- By Native News Online Staff
The Shoalwater Bay Indian Tribe of coastal Washington is moving its infrastructure to higher grounds to escape rising sea levels, thanks to a $1.2 million grant from the Department of Commerce announced this week.
The project is funded by the Disaster Relief Supplemental Appropriations Act of 2023, which provided the Department of Commerce with $483 million to award to areas vulnerable to hurricanes, wildfires, flooding, and other natural disasters.
“Located on the coast of the Pacific Ocean, sea-level rise is causing the Shoalwater Bay Tribe’s low-lying land to disappear,” said U.S. Senator Maria Cantwell (D-WA) in a statement, chair of the Senate Committee on Commerce, Science, and Transportation. “This investment in the Tribe’s Master Relocation Plan brings the Shoalwater Bay community one-step closer to moving their vital community facilities out of harm’s way and up to higher ground.”
This new project is one of many the tribe has taken on to make its land and structures more resilient to climate change: In August 2022, the tribe built the first tsunami vertical evacuation tower in North America. The tower can accommodate over 400 people and would reduce the amount of time it would take to evacuate from the end of the 3-mile-long Tokeland Peninsula in the event of a tsunami.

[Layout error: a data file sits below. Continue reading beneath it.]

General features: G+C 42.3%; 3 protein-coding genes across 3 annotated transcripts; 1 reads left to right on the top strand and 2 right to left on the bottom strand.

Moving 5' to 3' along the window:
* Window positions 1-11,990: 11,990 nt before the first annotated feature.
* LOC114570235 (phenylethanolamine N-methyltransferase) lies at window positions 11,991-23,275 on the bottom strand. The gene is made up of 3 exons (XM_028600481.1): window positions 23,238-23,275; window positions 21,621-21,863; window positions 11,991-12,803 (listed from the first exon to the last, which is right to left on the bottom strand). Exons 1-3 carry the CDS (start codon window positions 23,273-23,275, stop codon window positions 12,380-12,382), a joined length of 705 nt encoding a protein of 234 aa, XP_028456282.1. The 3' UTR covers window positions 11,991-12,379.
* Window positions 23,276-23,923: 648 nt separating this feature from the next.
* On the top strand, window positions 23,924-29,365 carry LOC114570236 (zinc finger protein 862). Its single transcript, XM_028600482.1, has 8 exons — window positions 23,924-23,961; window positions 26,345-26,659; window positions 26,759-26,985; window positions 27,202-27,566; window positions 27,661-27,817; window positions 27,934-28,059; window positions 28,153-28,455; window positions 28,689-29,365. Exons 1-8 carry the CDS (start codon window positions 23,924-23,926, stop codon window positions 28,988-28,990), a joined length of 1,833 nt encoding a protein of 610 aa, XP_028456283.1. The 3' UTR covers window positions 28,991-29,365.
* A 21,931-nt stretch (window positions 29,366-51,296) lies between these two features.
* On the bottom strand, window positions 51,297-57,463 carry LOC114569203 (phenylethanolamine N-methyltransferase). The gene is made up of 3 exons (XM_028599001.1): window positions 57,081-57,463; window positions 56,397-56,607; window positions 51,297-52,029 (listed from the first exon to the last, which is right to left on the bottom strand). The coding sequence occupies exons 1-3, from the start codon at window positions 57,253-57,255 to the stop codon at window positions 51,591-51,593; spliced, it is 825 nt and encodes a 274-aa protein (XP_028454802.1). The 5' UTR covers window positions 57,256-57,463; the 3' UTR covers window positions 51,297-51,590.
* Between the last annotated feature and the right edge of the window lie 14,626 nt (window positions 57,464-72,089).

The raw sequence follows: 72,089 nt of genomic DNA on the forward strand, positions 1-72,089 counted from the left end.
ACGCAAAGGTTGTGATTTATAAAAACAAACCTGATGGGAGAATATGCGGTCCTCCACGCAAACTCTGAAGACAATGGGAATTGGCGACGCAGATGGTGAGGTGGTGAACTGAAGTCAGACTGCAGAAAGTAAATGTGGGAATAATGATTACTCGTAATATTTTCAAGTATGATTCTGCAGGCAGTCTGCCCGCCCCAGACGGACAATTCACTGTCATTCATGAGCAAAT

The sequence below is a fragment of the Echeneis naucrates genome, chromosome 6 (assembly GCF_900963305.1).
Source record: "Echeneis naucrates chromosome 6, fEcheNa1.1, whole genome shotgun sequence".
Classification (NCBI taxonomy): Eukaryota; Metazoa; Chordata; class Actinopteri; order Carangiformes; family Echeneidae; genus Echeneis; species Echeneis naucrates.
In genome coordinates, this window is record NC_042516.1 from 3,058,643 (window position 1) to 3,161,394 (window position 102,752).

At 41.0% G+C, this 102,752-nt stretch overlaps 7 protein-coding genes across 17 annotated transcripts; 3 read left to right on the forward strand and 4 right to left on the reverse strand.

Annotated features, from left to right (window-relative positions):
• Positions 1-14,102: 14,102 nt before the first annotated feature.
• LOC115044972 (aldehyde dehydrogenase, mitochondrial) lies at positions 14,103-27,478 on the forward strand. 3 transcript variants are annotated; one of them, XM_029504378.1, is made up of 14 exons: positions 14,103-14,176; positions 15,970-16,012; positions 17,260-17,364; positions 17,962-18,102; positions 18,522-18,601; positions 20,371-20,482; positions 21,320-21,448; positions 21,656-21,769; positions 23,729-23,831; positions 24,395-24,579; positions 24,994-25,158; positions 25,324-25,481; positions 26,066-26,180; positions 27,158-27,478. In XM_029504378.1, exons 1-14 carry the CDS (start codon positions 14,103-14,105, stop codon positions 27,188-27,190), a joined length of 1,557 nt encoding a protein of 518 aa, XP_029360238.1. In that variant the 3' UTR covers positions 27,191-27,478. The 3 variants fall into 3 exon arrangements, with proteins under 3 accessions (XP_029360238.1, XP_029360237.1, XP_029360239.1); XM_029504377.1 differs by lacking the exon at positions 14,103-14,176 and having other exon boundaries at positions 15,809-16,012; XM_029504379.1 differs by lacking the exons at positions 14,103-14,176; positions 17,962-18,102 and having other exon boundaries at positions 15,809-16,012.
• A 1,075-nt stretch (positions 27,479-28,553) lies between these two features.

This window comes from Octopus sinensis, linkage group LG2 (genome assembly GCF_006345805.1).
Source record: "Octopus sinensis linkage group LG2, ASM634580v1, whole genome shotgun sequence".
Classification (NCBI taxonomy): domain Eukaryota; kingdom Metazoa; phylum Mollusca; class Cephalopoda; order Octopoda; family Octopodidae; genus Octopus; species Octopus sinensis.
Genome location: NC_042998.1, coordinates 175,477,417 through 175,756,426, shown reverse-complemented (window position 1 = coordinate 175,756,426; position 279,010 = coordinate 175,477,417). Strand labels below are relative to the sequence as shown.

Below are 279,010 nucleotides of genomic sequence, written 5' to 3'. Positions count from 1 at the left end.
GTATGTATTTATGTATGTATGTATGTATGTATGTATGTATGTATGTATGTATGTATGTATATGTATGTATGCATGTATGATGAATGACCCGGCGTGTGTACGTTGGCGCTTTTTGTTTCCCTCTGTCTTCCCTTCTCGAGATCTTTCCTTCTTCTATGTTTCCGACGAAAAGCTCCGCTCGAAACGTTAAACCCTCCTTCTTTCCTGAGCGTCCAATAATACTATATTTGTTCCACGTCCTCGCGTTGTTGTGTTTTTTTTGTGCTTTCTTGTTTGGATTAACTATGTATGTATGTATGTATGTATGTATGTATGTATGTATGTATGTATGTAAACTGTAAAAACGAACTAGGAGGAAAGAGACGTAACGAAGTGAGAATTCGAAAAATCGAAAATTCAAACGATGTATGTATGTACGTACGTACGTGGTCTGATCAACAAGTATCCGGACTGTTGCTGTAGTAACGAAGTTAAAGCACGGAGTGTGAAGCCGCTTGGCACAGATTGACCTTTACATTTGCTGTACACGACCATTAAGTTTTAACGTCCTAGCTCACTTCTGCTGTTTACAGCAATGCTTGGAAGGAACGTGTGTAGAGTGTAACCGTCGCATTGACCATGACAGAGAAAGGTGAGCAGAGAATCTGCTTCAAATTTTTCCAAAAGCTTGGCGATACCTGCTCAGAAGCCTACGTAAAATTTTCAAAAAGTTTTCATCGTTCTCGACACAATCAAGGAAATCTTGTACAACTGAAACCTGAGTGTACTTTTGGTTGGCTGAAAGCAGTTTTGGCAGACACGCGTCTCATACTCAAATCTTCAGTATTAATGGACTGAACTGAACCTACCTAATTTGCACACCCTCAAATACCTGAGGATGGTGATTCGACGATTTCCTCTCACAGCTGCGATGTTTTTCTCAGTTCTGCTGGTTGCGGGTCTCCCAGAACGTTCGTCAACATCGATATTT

In June 2023, Sen. Cantwell helped the tribe secure nearly $25 million for the Upland Village Relocation Road Project.
“The Shoalwater Bay Indian Tribe is at a critical juncture in their reservation expansion and climate resiliency efforts,” said Sen. Cantwell at the time. “This funding will construct a roadway with the necessary utility infrastructure, allowing the Tribe to relocate critical infrastructure while preserving their cultural growth and economic success.”
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